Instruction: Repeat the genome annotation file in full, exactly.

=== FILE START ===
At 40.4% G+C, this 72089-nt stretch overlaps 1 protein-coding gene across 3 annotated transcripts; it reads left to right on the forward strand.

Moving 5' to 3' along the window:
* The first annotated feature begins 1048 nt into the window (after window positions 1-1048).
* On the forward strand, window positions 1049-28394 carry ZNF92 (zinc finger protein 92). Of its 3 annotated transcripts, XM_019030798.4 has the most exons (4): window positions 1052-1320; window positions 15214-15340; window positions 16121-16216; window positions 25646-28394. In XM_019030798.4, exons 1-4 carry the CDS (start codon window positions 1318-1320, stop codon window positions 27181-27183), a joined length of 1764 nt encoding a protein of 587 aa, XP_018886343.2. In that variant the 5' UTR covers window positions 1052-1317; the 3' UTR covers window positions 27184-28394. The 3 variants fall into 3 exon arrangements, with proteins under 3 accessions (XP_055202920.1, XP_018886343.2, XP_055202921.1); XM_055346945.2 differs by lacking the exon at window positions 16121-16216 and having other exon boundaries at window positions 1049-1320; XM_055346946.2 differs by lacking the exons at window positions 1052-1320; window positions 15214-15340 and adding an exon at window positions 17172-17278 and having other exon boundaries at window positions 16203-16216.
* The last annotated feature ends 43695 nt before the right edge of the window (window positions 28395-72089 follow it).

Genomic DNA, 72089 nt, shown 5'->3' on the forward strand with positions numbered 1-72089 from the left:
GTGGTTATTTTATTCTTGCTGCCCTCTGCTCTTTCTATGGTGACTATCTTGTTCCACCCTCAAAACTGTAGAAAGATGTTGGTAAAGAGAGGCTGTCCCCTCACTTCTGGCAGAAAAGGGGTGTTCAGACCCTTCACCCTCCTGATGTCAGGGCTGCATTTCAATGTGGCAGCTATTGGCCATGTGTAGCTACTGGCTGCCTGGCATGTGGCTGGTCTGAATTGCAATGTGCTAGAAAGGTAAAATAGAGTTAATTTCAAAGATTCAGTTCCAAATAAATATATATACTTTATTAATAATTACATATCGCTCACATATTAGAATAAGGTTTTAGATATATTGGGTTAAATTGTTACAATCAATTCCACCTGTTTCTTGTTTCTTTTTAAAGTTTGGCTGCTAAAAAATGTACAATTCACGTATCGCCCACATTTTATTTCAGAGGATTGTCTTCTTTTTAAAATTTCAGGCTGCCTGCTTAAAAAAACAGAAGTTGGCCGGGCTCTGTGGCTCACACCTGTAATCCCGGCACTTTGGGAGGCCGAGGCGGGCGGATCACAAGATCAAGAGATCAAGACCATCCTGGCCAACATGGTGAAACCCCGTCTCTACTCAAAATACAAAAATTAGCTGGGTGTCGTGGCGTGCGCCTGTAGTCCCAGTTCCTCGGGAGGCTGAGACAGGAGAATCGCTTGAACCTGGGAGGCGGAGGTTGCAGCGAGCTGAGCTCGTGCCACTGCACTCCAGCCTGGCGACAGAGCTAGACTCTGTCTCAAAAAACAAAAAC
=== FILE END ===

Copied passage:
At 40.4% G+C, this 72089-nt stretch overlaps 1 protein-coding gene across 3 annotated transcripts; it reads left to right on the forward strand.

Moving 5' to 3' along the window:
* The first annotated feature begins 1048 nt into the window (after window positions 1-1048).
* On the forward strand, window positions 1049-28394 carry ZNF92 (zinc finger protein 92). Of its 3 annotated transcripts, XM_019030798.4 has the most exons (4): window positions 1052-1320; window positions 15214-15340; window positions 16121-16216; window positions 25646-28394. In XM_019030798.4, exons 1-4 carry the CDS (start codon window positions 1318-1320, stop codon window positions 27181-27183), a joined length of 1764 nt encoding a protein of 587 aa, XP_018886343.2. In that variant the 5' UTR covers window positions 1052-1317; the 3' UTR covers window positions 27184-28394. The 3 variants fall into 3 exon arrangements, with proteins under 3 accessions (XP_055202920.1, XP_018886343.2, XP_055202921.1); XM_055346945.2 differs by lacking the exon at window positions 16121-16216 and having other exon boundaries at window positions 1049-1320; XM_055346946.2 differs by lacking the exons at window positions 1052-1320; window positions 15214-15340 and adding an exon at window positions 17172-17278 and having other exon boundaries at window positions 16203-16216.
* The last annotated feature ends 43695 nt before the right edge of the window (window positions 28395-72089 follow it).

Genomic DNA, 72089 nt, shown 5'->3' on the forward strand with positions numbered 1-72089 from the left:
GTGGTTATTTTATTCTTGCTGCCCTCTGCTCTTTCTATGGTGACTATCTTGTTCCACCCTCAAAACTGTAGAAAGATGTTGGTAAAGAGAGGCTGTCCCCTCACTTCTGGCAGAAAAGGGGTGTTCAGACCCTTCACCCTCCTGATGTCAGGGCTGCATTTCAATGTGGCAGCTATTGGCCATGTGTAGCTACTGGCTGCCTGGCATGTGGCTGGTCTGAATTGCAATGTGCTAGAAAGGTAAAATAGAGTTAATTTCAAAGATTCAGTTCCAAATAAATATATATACTTTATTAATAATTACATATCGCTCACATATTAGAATAAGGTTTTAGATATATTGGGTTAAATTGTTACAATCAATTCCACCTGTTTCTTGTTTCTTTTTAAAGTTTGGCTGCTAAAAAATGTACAATTCACGTATCGCCCACATTTTATTTCAGAGGATTGTCTTCTTTTTAAAATTTCAGGCTGCCTGCTTAAAAAAACAGAAGTTGGCCGGGCTCTGTGGCTCACACCTGTAATCCCGGCACTTTGGGAGGCCGAGGCGGGCGGATCACAAGATCAAGAGATCAAGACCATCCTGGCCAACATGGTGAAACCCCGTCTCTACTCAAAATACAAAAATTAGCTGGGTGTCGTGGCGTGCGCCTGTAGTCCCAGTTCCTCGGGAGGCTGAGACAGGAGAATCGCTTGAACCTGGGAGGCGGAGGTTGCAGCGAGCTGAGCTCGTGCCACTGCACTCCAGCCTGGCGACAGAGCTAGACTCTGTCTCAAAAAACAAAAAC